Cost: R175.00 per person, this includes a breakfast buffet – a great way to start the weekend
Booking is essential - please contact Lindelani on [email protected] Tel. No. 082-553-0598 or 066 587 3143
2nd and 9th APRIL, 2022 by Lance Robinson
Lance has kindly agreed to do another Bird ID course. Lance has a wonderful way of teaching, and you are sure to leave with all the knowledge you need to carry you forward in this fascinating hobby. This is also a great course if you just need a little refresher.
Each theoretical session is approximately 90 minutes in duration and will be followed by a practical session on the farm.
Dates: Saturday 2nd April (session 1) and Saturday 9th April (session 2).
Time: 8h00 for 8h30
Cost: R400 per person for both days. This includes welcome tea and coffee and tea and coffee and scones before the practical session.
Our coffee mornings are free of charge, and no booking is necessary. Please visit our tea garden and beautiful nursery while you are here.
Date: Wednesday 2nd March 2022
Topic: Spiders in Gauteng
I am looking forward to this talk by Astri Leroy who is very knowledgeable and will give us a new perspective on how important spiders are to the health of you garden and the ecosystem as a whole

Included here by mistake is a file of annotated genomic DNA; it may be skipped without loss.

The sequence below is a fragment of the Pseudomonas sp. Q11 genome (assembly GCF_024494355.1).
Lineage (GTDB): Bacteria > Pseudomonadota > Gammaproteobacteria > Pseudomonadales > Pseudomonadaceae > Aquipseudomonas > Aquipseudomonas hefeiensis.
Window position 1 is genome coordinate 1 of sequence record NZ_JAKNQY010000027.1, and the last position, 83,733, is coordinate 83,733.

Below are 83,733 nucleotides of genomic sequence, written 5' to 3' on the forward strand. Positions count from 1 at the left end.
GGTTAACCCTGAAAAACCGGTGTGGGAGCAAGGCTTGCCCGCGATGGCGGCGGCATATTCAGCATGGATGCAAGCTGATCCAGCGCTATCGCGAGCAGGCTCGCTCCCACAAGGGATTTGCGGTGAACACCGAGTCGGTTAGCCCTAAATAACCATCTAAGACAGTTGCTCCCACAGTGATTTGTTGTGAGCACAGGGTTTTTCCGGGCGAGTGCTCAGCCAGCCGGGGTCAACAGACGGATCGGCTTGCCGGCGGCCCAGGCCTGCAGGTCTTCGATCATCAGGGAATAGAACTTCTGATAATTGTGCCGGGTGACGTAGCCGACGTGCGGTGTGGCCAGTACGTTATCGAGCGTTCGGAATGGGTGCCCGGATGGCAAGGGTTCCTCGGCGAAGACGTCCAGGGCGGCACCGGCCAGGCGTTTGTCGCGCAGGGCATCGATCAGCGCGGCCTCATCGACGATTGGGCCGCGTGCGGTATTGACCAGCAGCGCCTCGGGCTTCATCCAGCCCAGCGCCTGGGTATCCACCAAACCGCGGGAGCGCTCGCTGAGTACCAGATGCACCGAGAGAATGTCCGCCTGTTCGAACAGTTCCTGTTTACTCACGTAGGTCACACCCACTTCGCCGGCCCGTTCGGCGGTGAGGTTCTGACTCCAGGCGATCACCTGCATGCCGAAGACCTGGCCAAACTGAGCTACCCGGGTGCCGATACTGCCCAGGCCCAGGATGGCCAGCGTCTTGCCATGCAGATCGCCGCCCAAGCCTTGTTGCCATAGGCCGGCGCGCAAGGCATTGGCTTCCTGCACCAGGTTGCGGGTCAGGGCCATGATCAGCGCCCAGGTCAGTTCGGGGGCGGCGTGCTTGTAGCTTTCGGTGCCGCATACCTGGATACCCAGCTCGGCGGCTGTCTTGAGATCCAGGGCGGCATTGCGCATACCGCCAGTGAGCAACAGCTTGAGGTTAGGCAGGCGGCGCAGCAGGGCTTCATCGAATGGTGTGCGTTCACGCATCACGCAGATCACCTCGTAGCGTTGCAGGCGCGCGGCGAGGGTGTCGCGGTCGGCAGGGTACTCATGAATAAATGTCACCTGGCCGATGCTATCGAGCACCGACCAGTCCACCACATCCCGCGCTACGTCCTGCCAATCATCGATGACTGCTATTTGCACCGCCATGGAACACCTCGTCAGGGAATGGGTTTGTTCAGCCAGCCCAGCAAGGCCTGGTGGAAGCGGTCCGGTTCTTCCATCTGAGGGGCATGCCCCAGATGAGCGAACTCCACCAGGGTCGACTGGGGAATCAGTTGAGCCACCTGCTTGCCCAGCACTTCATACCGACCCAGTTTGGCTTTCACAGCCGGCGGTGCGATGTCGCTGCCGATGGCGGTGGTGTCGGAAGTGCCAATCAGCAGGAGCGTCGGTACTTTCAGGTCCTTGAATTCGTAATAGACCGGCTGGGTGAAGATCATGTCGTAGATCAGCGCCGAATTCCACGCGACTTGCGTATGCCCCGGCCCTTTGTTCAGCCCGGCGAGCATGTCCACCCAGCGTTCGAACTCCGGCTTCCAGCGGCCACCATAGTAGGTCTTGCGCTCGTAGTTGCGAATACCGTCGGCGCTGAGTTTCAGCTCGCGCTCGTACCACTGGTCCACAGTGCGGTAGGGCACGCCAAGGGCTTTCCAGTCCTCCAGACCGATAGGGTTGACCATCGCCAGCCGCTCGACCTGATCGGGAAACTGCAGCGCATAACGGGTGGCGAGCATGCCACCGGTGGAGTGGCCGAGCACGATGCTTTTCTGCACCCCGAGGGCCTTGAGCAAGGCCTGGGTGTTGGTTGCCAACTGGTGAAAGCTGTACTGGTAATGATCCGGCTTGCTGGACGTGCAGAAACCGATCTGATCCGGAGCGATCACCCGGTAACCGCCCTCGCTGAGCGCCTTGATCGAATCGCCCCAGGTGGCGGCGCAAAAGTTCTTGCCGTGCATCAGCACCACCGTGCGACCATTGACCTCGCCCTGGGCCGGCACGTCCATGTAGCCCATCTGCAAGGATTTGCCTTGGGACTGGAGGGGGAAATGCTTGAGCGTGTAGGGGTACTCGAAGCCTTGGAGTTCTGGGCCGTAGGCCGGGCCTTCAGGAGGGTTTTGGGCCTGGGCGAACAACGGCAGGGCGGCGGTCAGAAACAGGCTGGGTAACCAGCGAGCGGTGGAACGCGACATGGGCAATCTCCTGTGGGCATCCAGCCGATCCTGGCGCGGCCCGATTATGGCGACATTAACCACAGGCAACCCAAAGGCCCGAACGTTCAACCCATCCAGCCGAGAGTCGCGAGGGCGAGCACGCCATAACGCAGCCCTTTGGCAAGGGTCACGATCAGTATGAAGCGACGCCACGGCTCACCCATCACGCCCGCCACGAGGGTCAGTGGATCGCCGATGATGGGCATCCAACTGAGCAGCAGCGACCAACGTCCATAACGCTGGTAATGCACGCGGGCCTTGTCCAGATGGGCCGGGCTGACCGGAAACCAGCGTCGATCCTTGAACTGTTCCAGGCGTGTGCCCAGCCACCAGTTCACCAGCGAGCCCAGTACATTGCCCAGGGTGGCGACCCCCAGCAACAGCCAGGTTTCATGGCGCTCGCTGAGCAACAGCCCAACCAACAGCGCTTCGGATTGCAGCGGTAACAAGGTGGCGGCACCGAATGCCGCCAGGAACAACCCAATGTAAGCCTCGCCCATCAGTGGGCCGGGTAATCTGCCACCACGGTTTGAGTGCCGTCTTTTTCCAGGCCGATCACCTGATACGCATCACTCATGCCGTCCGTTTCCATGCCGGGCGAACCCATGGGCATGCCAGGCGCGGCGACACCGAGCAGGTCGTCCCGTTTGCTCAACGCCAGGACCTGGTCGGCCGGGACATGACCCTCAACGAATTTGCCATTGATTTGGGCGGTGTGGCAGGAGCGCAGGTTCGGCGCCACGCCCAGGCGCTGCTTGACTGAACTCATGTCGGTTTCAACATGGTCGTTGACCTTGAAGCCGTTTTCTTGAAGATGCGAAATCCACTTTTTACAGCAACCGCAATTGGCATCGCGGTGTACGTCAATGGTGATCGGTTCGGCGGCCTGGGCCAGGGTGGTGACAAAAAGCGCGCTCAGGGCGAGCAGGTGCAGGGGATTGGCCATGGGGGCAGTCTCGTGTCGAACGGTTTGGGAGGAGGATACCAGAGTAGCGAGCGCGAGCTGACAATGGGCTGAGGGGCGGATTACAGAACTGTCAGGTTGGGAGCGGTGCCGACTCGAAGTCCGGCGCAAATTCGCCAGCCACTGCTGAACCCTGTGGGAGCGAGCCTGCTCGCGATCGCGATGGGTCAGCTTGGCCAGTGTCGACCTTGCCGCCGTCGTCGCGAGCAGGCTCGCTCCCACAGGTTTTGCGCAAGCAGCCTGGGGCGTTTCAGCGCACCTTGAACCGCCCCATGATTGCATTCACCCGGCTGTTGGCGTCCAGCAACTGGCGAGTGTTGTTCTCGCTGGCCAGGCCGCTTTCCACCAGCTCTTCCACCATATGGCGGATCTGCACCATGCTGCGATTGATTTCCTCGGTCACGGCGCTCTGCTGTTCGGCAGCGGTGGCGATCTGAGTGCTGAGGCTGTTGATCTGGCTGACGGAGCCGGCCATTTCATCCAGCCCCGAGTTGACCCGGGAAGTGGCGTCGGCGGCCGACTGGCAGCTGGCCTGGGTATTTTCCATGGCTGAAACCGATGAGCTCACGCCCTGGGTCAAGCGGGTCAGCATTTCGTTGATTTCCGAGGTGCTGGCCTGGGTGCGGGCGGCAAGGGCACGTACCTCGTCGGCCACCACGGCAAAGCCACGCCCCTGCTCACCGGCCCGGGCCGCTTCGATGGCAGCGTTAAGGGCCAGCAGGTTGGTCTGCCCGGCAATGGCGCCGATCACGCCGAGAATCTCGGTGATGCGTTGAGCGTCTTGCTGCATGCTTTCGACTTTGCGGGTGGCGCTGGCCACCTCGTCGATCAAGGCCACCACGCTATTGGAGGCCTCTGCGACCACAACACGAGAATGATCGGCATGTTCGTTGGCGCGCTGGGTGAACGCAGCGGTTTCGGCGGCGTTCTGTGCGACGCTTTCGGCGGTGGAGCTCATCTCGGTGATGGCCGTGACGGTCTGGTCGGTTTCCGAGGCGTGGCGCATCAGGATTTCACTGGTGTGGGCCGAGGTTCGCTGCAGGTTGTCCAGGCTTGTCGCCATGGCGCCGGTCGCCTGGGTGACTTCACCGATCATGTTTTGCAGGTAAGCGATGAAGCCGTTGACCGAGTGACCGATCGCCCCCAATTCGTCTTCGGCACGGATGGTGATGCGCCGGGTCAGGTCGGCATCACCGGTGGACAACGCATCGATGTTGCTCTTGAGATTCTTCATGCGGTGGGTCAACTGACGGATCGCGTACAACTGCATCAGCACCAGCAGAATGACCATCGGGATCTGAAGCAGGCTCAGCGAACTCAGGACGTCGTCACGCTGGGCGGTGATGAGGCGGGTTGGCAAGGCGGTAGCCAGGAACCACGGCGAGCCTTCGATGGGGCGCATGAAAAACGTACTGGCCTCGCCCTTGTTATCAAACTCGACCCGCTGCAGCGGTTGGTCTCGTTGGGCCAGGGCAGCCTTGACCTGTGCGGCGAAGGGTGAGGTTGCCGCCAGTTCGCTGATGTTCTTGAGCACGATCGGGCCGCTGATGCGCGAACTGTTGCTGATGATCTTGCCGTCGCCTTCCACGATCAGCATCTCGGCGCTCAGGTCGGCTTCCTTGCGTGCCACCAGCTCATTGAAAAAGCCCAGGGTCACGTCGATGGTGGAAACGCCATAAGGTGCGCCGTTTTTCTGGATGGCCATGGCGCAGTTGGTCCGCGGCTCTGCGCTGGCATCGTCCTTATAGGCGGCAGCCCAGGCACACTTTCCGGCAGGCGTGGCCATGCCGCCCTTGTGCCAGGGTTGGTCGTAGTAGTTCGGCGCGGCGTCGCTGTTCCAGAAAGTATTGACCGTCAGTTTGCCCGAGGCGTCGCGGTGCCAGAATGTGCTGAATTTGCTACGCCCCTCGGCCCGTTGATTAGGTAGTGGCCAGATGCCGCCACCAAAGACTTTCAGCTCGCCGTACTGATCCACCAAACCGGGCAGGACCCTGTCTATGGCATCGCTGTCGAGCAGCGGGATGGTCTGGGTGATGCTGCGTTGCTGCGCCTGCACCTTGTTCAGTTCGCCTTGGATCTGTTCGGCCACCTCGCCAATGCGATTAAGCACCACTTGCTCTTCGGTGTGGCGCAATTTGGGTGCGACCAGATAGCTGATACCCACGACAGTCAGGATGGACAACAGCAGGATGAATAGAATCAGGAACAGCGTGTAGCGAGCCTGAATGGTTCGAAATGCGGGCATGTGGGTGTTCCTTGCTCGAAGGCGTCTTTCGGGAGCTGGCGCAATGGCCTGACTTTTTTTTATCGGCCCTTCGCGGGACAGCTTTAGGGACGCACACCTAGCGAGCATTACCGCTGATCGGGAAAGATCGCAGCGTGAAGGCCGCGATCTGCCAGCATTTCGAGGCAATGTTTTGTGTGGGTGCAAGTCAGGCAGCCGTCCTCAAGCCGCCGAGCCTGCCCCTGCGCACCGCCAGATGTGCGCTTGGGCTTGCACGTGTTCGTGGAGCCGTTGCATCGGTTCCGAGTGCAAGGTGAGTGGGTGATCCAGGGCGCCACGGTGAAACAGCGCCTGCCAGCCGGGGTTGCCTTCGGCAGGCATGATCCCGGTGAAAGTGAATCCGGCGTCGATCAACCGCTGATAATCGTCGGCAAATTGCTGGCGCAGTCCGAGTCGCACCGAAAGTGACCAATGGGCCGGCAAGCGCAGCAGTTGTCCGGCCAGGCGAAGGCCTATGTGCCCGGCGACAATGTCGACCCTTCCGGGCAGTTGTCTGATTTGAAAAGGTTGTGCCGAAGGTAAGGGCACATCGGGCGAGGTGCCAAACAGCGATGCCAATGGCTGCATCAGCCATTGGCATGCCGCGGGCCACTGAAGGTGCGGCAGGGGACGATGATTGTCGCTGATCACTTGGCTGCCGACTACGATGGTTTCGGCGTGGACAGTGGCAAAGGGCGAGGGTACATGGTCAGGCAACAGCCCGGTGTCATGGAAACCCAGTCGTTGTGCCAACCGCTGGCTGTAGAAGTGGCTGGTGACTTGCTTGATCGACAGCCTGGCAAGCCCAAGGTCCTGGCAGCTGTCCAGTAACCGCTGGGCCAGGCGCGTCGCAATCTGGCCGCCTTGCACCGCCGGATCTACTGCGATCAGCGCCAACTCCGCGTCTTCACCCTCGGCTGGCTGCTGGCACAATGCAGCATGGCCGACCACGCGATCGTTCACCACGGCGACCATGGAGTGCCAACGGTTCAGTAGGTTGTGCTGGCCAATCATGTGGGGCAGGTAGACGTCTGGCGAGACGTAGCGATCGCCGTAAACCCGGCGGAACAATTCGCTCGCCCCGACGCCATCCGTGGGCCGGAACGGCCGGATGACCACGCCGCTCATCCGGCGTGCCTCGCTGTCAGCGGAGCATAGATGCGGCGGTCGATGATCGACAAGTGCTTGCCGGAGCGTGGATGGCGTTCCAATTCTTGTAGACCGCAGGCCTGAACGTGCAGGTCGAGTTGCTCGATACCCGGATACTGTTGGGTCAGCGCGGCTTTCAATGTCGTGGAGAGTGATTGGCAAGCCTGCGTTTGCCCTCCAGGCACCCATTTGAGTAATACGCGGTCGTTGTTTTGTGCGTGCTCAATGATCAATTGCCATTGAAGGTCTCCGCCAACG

Date: Wednesday 6th April 2022
Topic: Growing and using herbs and veggies
I think growing some of you own food is important and tastes a lot better than the produce you buy in the shop. Jonathan and I will give you some tips on how to grow, use and preserve them.
Bring the children along for an Easter Eco-clue Hunt from Friday 18th March to Sunday24th April. We have arranged an activity where they can go around the nursery to collect stickers and at the same time learn about creatures of the grasslands. When they have collected all their stickers, they can collect a little gift and an Easter Egg at reception.
Give your gardener the gift of knowledge and the ability to help you more efficiently in your garden this summer.
This course would also be perfect for anyone who would like to start the fascinating and rewarding hobby of gardening and doesn’t know where to begin. All the basics are covered and gives a person a good grounding.
Details for Lindsay Gray’s next courses are as follows:
DATES: Friday 1st April 2022 and Friday 13th May 2022
TIME: 8h30 to 15h30
The cost of the course includes a set of notes for both the gardener and employer, tea/coffee and biscuits on arrival, breakfast and lunch and a certificate. Your gardener will be more excited and confident to help you create your own personal haven.
TO BOOK or for more info including cost of the course contact Lindsay Gray on 082-449-9237 or
Create magical moments to remember forever this Easter with your family when staying with us. You and your family will fall in love with nature, from the comfort of your cottage, each of which has its own private garden. Our friendly staff, the food and how much they enjoyed their stay are the talk of our guests. The blissful environment will enrich your life and create those special memories for your family.